In the case of Eakle v. Ingram, 142 Cal. 15 [100 Am. St. Rep. 99, 75 P. 566], the plaintiff brought suit to dissolve the trust and discharge the trustee. Judgment went for the plaintiff, the court stating:
"The judgment, we think, is right. The plaintiffs are the only persons beneficially interested in the property (Civ. Code, sec. 866; Morffew v. San Francisco etc. R.R. Co., 107 Cal. 595 [40 P. 810]; 1 Perry on Trusts, sec. 320; Young v. Bradley, 101 U.S. 787 [22 L.Ed. 1044, sec. also, Rose's U.S. Notes]), and in such cases the rule is as stated by Mr. Underhill: `If there is only one beneficiary or if there are several and they are all of one mind, and he or they are not under any disability, the specific performance of the trust may be arrested, and the trust modified or extinguished.' (Underhill on Trusts and Trustees, pp. 13, 370-375, and cases cited. See, also, 2 Perry on Trusts, sec. 920; 1 Perry on Trusts, sec. 104; Civ. Code, secs. 2252, 2258; Lewin on Trusts, 684, 685; Hill on Trustees, 278; Tiffany Bullard on Law of Trusts and Trustees, 815, 816.) The court below was therefore empowered to decree a dissolution of the trust, and a release of the trust property by the trustees; which is the effect of the judgment. He (trustee) was a mere bare trustee, without interest, except that he might but for the decree have become entitled to compensation for services as trustee; but this furnished no reason for the continuance of the trust."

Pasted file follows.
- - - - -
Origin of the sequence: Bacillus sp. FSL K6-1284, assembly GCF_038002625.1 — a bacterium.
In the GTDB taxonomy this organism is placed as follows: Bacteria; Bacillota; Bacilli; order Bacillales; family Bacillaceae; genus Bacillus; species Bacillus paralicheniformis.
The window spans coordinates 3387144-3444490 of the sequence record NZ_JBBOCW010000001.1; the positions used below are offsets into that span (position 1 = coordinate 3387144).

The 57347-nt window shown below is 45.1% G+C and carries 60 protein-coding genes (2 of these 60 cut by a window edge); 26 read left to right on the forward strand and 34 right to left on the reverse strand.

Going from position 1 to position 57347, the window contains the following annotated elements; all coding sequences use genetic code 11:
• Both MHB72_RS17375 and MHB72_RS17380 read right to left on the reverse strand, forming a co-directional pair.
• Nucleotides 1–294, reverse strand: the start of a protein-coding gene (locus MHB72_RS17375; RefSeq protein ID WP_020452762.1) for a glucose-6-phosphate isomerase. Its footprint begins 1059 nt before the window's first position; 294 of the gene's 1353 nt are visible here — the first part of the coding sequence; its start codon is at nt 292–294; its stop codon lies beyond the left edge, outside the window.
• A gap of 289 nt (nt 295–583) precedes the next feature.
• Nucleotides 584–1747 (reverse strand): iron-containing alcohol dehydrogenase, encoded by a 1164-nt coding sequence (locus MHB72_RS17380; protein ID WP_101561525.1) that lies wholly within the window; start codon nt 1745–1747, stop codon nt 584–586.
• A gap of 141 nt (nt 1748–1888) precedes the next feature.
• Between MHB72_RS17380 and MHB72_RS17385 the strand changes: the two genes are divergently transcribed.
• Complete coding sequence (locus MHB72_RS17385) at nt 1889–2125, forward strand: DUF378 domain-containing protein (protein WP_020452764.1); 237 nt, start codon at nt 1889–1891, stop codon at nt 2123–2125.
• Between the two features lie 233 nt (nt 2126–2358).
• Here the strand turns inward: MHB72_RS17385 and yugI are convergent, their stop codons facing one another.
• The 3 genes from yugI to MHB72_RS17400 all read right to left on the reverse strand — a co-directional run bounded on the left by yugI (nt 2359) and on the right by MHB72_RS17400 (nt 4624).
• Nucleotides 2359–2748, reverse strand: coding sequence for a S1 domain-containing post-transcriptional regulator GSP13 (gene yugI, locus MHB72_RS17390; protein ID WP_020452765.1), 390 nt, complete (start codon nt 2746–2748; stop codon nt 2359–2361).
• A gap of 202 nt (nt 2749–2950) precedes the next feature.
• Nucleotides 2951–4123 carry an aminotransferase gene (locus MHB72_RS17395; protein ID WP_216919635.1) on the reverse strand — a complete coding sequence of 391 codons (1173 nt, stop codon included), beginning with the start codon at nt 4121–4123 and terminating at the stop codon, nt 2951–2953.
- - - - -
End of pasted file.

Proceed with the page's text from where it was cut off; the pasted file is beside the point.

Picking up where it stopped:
True, Weingart held a majority of the stock of the corporation and while he so held it the corporation would not have been likely to have taken action to terminate the naked trust, but there was nothing to prevent Weingart from disposing of his stock to an outsider and nothing in law to at any time prevent the corporation — the separate legal entity known as Lincoln Investment Company — from seeking a termination of the trust and a merger of all rights in the lease in itself.